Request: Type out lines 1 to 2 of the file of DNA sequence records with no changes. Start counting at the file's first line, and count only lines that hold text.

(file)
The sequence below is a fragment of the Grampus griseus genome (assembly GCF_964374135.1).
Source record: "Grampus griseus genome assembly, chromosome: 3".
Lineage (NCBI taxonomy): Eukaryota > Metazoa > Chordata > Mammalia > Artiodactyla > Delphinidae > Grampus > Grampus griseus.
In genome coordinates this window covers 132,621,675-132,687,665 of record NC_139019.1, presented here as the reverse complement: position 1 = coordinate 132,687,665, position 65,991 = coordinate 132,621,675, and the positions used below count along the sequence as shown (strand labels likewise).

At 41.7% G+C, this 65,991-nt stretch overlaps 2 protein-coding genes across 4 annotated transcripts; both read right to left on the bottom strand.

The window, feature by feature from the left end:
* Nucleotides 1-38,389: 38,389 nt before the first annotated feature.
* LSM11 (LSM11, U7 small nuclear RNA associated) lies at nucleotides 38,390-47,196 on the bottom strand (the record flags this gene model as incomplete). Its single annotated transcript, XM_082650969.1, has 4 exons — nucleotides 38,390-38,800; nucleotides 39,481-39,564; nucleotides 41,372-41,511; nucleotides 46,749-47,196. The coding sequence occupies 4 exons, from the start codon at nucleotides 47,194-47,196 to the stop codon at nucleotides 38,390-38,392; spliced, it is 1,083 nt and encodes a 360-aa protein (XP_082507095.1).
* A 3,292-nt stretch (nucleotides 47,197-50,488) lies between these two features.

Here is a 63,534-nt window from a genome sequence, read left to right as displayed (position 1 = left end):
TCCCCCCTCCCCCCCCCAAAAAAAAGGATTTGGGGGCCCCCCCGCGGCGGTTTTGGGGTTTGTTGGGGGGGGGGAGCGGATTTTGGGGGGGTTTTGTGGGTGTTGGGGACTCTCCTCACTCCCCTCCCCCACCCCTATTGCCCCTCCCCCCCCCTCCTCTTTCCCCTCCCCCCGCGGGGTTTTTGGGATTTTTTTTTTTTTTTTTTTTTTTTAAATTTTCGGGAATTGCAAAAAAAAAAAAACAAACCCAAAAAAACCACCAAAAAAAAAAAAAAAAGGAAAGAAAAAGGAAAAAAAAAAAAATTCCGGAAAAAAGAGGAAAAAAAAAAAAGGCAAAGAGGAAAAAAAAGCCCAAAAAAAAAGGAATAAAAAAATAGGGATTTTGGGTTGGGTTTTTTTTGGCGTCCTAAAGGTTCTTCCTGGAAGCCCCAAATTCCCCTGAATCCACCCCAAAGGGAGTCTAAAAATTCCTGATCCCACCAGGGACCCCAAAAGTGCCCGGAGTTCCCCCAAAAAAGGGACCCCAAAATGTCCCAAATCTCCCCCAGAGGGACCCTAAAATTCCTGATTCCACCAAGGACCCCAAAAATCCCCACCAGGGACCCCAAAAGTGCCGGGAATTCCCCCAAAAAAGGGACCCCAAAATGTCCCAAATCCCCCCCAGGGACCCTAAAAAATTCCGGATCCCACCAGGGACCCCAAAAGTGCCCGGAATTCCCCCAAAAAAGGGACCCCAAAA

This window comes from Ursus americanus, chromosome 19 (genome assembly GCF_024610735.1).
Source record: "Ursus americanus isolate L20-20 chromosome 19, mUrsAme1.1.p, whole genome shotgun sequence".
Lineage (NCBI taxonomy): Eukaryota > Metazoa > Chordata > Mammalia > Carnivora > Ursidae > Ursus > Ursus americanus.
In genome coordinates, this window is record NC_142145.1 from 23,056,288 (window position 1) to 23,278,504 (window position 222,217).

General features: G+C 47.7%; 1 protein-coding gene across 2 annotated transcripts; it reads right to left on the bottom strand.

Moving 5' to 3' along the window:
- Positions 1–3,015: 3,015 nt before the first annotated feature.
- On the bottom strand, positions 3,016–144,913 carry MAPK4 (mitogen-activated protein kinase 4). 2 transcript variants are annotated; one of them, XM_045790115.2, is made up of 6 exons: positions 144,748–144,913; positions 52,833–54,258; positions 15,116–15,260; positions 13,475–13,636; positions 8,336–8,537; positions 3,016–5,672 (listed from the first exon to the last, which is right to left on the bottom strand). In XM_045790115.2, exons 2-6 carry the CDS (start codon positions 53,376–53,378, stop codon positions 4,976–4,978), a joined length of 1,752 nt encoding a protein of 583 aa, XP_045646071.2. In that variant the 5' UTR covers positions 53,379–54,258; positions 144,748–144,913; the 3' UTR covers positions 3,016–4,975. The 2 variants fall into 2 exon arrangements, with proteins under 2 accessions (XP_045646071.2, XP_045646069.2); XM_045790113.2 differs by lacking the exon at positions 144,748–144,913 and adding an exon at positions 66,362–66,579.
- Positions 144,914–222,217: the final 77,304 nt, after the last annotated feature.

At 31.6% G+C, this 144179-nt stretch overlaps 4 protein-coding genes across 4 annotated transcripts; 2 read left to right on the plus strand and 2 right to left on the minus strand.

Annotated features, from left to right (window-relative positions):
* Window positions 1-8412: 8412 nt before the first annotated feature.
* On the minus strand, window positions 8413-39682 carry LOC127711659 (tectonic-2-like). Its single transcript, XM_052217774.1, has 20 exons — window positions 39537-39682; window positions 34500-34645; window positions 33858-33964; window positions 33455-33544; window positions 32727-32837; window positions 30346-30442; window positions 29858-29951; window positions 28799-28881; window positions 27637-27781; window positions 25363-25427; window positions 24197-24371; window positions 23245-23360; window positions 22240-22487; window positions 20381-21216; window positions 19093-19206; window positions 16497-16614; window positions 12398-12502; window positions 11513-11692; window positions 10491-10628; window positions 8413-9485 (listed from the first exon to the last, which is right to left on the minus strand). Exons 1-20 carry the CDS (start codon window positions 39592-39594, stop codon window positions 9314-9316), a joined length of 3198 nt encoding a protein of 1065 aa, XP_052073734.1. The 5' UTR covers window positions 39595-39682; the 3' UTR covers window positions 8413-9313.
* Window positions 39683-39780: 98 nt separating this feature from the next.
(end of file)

The sequence below is a fragment of the Grampus griseus genome (assembly GCF_964374135.1).
Source record: "Grampus griseus genome assembly, chromosome: 3".